A Second Look at Third Parties: Correcting the Supreme Court's Understanding of Elections
55 Pages Posted: 28 Apr 2005
This Article presents a comprehensive overview of the Supreme Court's ballot-access jurisprudence as it relates to minor political parties, and challenges the conventional "structuralist" view that ascribes shortcomings in the Court's approach to the doctrinal constraints of an individual-rights-based analysis. Structuralist critics correctly observe that the Supreme Court's ballot-access rulings almost always disfavor minor parties and protect the two dominant parties. Because these decisions appear to rely on an unduly narrow understanding of the expressive value of voting and on a misunderstanding of the role played by minor political parties within the context of a predominantly two-party system, scholars have proposed a number of alternative frameworks to guide the Court's inquiry. However, if the problem is indeed one of the Justices' faulty background assumptions about the political process, it is unlikely to be solved by the wording of any particular test, structuralist or otherwise. This Article attempts to demonstrate that a willing court could easily apply the conventional balancing test in Anderson v. Celebrezze in a manner that would encompass most of the inquiries necessary for a more accurate weighing of the interests at stake. The difficult task suggested, though barely attempted, here is to persuade judges to re-examine their assumptions to the extent that they conflict with contemporary scholarly understandings of the electoral process.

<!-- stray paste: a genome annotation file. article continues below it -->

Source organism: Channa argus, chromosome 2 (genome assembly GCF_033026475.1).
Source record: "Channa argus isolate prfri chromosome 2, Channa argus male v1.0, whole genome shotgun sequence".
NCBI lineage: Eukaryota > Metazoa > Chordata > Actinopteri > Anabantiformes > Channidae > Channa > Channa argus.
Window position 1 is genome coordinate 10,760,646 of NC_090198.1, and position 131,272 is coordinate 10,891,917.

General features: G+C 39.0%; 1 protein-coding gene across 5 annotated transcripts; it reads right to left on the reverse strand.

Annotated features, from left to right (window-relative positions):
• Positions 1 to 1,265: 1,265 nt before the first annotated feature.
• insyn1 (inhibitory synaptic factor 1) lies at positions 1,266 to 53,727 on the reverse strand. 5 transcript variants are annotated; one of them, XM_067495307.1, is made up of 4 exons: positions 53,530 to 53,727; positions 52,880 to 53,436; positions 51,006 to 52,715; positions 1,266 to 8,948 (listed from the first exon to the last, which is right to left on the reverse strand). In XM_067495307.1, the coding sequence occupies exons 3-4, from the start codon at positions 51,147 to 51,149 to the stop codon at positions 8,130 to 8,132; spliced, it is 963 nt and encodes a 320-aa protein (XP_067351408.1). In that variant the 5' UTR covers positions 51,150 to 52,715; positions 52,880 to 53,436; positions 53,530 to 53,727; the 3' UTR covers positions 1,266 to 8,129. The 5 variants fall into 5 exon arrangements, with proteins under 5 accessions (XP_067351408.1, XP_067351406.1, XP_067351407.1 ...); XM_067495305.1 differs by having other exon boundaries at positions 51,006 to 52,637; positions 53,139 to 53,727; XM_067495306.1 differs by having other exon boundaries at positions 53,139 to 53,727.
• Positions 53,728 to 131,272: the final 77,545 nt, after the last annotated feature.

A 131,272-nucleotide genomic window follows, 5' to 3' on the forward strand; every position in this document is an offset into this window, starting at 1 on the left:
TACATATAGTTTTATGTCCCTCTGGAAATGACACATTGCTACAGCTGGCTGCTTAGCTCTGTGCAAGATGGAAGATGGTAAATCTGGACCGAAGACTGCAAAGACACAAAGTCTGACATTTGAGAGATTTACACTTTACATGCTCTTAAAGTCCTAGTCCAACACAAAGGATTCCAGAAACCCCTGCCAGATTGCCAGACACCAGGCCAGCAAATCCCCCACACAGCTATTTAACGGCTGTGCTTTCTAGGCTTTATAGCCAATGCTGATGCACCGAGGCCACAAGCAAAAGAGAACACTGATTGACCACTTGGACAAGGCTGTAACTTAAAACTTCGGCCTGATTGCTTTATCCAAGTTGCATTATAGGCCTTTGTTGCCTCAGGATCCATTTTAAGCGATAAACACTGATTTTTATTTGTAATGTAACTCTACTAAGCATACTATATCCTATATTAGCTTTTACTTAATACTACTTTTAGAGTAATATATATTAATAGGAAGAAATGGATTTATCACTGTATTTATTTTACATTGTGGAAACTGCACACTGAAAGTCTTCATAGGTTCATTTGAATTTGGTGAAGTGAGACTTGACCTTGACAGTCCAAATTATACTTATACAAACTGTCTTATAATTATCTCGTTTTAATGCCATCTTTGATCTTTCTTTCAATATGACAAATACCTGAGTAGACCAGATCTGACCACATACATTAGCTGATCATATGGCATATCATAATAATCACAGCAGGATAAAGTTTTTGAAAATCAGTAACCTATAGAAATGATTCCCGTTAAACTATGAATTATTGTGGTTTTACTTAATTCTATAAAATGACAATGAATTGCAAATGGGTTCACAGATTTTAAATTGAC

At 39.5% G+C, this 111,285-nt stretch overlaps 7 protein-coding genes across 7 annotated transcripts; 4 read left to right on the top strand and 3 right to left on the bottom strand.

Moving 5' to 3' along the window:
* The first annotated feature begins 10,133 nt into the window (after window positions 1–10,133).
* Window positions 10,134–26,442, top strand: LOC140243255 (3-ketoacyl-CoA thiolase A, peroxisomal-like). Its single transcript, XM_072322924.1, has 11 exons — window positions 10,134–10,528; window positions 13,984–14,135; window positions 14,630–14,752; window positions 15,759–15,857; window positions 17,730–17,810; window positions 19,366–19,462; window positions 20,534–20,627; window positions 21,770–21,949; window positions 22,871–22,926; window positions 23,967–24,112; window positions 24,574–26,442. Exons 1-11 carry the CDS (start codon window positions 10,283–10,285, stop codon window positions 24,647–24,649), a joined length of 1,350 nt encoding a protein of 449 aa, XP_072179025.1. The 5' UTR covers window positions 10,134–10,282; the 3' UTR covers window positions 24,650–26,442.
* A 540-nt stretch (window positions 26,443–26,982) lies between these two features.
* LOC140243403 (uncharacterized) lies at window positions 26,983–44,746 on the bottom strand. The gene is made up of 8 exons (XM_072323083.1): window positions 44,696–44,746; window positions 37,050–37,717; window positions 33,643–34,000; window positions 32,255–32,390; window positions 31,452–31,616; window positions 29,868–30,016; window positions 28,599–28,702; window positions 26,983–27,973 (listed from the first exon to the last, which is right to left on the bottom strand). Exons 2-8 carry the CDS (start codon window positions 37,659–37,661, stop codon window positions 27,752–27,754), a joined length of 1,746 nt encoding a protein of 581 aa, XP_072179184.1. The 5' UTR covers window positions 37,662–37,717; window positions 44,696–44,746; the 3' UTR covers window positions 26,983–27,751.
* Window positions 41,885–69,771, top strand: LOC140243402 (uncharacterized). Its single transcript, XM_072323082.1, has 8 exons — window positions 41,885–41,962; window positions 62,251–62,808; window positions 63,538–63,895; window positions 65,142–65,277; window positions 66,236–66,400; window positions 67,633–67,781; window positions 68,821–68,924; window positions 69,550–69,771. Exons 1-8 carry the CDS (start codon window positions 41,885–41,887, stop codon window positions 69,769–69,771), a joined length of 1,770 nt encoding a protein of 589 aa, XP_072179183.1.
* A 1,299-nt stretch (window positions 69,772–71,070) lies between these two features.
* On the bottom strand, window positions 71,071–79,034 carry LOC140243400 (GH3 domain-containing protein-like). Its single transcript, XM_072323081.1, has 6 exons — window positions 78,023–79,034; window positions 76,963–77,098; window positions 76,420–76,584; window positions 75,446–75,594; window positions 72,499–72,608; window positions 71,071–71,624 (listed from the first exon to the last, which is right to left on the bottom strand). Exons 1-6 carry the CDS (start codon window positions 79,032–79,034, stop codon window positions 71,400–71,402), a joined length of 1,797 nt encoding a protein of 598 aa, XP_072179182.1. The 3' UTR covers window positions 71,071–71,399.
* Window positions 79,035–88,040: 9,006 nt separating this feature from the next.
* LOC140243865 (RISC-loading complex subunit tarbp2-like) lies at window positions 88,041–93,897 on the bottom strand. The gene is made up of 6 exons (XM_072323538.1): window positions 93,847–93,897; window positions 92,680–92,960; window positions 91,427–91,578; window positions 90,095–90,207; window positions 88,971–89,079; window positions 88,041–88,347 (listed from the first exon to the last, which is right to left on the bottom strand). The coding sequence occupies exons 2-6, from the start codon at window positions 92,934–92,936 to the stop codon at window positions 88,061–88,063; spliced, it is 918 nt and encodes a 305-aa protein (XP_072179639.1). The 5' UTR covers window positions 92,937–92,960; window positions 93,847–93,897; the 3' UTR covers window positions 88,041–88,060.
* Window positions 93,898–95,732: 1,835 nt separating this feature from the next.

Keywords: Political parties, minor parties, ballot-access, elections, supreme court
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